Traction stress in focal adhesions correlates biphasically with actin retrograde flow speed

J Cell Biol. 2008 Dec 15;183(6):999-1005. doi: 10.1083/jcb.200810060.


How focal adhesions (FAs) convert retrograde filamentous actin (F-actin) flow into traction stress on the extracellular matrix to drive cell migration is unknown. Using combined traction force and fluorescent speckle microscopy, we observed a robust biphasic relationship between F-actin speed and traction force. F-actin speed is inversely related to traction stress near the cell edge where FAs are formed and F-actin motion is rapid. In contrast, larger FAs where the F-actin speed is low are marked by a direct relationship between F-actin speed and traction stress. We found that the biphasic switch is determined by a threshold F-actin speed of 8-10 nm/s, independent of changes in FA protein density, age, stress magnitude, assembly/disassembly status, or subcellular position induced by pleiotropic perturbations to Rho family guanosine triphosphatase signaling and myosin II activity. Thus, F-actin speed is a fundamental regulator of traction force at FAs during cell migration.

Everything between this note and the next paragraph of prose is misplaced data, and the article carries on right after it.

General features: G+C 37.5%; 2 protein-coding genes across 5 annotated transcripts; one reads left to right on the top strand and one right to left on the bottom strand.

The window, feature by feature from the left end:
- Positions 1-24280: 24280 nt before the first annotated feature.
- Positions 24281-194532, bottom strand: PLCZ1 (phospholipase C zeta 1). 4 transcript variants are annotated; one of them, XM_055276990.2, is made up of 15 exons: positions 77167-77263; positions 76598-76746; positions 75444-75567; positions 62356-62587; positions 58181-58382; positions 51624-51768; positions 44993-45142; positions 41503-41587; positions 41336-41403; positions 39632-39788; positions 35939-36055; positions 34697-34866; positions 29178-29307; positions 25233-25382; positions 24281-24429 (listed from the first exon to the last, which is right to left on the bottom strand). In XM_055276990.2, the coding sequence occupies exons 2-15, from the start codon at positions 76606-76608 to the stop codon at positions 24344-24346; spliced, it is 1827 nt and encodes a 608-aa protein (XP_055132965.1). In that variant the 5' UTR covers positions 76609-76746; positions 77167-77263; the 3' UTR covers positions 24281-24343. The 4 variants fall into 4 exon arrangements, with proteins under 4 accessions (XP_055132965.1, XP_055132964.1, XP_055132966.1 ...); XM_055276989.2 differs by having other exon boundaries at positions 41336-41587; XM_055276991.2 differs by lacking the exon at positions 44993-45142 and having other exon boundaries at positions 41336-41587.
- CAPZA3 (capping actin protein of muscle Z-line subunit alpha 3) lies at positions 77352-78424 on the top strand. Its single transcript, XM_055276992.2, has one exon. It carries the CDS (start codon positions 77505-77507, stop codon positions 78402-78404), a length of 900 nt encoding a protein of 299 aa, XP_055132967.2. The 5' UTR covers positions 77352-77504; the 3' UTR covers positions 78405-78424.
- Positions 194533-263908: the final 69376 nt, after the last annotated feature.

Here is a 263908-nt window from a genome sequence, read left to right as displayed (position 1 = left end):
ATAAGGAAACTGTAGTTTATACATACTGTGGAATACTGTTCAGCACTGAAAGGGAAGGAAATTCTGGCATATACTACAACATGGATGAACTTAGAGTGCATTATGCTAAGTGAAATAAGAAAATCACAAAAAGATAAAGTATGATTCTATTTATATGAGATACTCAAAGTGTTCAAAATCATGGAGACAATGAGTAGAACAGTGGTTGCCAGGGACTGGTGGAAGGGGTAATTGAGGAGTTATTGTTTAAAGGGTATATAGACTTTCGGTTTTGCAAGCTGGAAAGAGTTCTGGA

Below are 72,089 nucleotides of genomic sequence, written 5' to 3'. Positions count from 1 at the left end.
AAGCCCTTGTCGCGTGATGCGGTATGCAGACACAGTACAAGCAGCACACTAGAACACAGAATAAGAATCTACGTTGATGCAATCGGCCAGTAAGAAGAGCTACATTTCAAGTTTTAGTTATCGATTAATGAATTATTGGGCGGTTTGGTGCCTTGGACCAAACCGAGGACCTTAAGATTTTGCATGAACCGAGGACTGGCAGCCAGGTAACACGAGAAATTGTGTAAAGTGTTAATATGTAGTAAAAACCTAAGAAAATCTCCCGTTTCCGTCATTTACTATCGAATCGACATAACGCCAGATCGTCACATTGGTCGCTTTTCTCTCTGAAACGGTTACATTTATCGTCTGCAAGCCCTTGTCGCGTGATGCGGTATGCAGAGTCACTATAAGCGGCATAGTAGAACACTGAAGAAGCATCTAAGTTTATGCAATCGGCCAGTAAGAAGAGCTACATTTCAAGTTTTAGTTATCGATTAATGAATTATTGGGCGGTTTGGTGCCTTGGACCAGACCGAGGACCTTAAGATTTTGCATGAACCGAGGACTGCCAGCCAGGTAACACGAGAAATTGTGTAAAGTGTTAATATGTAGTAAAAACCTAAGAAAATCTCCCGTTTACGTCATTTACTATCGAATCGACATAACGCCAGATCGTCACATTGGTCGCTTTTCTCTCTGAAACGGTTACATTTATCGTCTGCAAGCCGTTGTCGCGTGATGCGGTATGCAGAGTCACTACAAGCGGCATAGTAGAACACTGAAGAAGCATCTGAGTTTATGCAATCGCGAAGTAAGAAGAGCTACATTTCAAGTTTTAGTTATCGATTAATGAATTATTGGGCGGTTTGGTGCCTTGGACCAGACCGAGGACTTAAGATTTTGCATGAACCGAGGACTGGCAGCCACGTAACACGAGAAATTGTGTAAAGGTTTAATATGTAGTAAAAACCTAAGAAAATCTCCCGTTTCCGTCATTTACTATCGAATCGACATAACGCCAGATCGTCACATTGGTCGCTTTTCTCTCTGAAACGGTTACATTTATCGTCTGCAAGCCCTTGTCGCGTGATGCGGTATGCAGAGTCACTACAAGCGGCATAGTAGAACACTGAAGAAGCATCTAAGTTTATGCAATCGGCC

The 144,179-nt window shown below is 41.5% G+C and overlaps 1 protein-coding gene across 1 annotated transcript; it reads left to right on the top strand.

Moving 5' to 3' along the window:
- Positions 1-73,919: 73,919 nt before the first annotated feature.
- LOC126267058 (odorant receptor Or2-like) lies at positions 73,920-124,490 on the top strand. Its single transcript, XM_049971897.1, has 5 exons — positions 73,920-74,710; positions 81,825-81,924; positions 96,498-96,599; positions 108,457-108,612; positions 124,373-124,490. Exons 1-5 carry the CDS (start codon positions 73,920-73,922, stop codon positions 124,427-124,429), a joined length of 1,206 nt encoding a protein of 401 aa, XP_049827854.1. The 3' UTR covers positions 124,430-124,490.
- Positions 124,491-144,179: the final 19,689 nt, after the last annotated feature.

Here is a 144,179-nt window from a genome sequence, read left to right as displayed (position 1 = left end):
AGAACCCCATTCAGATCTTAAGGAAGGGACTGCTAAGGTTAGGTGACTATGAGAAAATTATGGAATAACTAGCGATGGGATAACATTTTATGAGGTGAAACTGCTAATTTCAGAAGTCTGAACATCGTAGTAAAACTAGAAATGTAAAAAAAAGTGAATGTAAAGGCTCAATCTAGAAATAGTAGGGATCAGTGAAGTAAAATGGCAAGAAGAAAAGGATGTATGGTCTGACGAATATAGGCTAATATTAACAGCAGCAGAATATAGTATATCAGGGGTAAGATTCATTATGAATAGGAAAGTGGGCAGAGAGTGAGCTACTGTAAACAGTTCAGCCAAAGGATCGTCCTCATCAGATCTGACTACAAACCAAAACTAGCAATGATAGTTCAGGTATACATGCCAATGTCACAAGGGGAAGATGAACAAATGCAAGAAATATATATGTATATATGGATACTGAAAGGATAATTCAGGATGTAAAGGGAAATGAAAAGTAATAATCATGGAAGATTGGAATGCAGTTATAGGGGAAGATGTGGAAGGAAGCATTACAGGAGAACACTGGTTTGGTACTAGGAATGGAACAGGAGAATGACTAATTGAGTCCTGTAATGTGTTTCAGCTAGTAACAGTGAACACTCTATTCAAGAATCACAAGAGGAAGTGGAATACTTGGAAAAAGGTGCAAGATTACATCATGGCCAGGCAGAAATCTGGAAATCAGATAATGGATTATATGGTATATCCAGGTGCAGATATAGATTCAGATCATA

Publication types

  • Research Support, N.I.H., Extramural
  • Research Support, N.I.H., Intramural

MeSH terms

  • Actins / metabolism*
  • Cell Movement*
  • Focal Adhesions / metabolism*
  • Myosin Type II / metabolism
  • Pseudopodia / metabolism
  • Rheology
  • Signal Transduction
  • Stress, Physiological*
  • rho GTP-Binding Proteins / metabolism


  • Actins
  • Myosin Type II
  • rho GTP-Binding Proteins